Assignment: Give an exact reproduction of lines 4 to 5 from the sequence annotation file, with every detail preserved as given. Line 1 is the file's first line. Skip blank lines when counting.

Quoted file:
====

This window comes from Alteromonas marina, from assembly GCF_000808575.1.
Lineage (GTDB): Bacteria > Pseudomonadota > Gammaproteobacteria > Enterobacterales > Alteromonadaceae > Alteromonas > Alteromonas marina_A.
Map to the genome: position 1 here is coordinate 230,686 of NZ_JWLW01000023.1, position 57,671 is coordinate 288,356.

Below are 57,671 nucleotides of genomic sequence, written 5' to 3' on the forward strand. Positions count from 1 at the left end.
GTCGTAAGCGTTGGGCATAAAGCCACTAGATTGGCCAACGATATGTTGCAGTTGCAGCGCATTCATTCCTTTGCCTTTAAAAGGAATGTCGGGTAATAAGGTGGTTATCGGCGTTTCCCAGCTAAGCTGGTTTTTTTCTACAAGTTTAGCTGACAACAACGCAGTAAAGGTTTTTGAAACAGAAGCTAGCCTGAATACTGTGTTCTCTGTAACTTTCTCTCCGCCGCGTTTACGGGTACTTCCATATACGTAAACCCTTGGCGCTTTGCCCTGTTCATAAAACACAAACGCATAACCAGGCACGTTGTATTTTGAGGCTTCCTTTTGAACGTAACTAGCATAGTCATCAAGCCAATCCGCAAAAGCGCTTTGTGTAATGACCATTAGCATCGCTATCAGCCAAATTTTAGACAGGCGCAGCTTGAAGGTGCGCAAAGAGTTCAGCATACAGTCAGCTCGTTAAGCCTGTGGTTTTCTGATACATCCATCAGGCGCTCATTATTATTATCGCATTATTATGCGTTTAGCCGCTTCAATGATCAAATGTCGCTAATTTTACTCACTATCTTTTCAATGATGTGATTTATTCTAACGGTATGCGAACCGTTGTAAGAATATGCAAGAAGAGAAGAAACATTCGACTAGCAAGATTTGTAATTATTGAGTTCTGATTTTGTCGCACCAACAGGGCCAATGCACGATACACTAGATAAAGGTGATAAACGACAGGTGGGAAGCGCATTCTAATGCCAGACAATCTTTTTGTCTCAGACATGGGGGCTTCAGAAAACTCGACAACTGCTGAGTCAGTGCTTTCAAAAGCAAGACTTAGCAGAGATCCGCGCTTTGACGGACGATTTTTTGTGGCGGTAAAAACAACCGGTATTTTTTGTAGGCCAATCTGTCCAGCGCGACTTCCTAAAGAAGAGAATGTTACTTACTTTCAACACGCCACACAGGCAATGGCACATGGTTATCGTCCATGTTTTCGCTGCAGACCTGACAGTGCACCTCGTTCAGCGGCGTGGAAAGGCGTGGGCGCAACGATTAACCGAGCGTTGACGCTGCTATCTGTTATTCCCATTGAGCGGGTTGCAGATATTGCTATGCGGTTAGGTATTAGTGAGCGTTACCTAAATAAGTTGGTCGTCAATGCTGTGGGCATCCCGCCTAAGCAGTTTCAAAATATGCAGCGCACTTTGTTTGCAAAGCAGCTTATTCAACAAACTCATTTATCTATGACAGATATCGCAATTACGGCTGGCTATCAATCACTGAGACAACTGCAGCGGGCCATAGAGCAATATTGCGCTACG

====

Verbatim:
Below are 57,671 nucleotides of genomic sequence, written 5' to 3' on the forward strand. Positions count from 1 at the left end.
GTCGTAAGCGTTGGGCATAAAGCCACTAGATTGGCCAACGATATGTTGCAGTTGCAGCGCATTCATTCCTTTGCCTTTAAAAGGAATGTCGGGTAATAAGGTGGTTATCGGCGTTTCCCAGCTAAGCTGGTTTTTTTCTACAAGTTTAGCTGACAACAACGCAGTAAAGGTTTTTGAAACAGAAGCTAGCCTGAATACTGTGTTCTCTGTAACTTTCTCTCCGCCGCGTTTACGGGTACTTCCATATACGTAAACCCTTGGCGCTTTGCCCTGTTCATAAAACACAAACGCATAACCAGGCACGTTGTATTTTGAGGCTTCCTTTTGAACGTAACTAGCATAGTCATCAAGCCAATCCGCAAAAGCGCTTTGTGTAATGACCATTAGCATCGCTATCAGCCAAATTTTAGACAGGCGCAGCTTGAAGGTGCGCAAAGAGTTCAGCATACAGTCAGCTCGTTAAGCCTGTGGTTTTCTGATACATCCATCAGGCGCTCATTATTATTATCGCATTATTATGCGTTTAGCCGCTTCAATGATCAAATGTCGCTAATTTTACTCACTATCTTTTCAATGATGTGATTTATTCTAACGGTATGCGAACCGTTGTAAGAATATGCAAGAAGAGAAGAAACATTCGACTAGCAAGATTTGTAATTATTGAGTTCTGATTTTGTCGCACCAACAGGGCCAATGCACGATACACTAGATAAAGGTGATAAACGACAGGTGGGAAGCGCATTCTAATGCCAGACAATCTTTTTGTCTCAGACATGGGGGCTTCAGAAAACTCGACAACTGCTGAGTCAGTGCTTTCAAAAGCAAGACTTAGCAGAGATCCGCGCTTTGACGGACGATTTTTTGTGGCGGTAAAAACAACCGGTATTTTTTGTAGGCCAATCTGTCCAGCGCGACTTCCTAAAGAAGAGAATGTTACTTACTTTCAACACGCCACACAGGCAATGGCACATGGTTATCGTCCATGTTTTCGCTGCAGACCTGACAGTGCACCTCGTTCAGCGGCGTGGAAAGGCGTGGGCGCAACGATTAACCGAGCGTTGACGCTGCTATCTGTTATTCCCATTGAGCGGGTTGCAGATATTGCTATGCGGTTAGGTATTAGTGAGCGTTACCTAAATAAGTTGGTCGTCAATGCTGTGGGCATCCCGCCTAAGCAGTTTCAAAATATGCAGCGCACTTTGTTTGCAAAGCAGCTTATTCAACAAACTCATTTATCTATGACAGATATCGCAATTACGGCTGGCTATCAATCACTGAGACAACTGCAGCGGGCCATAGAGCAATATTGCGCTACG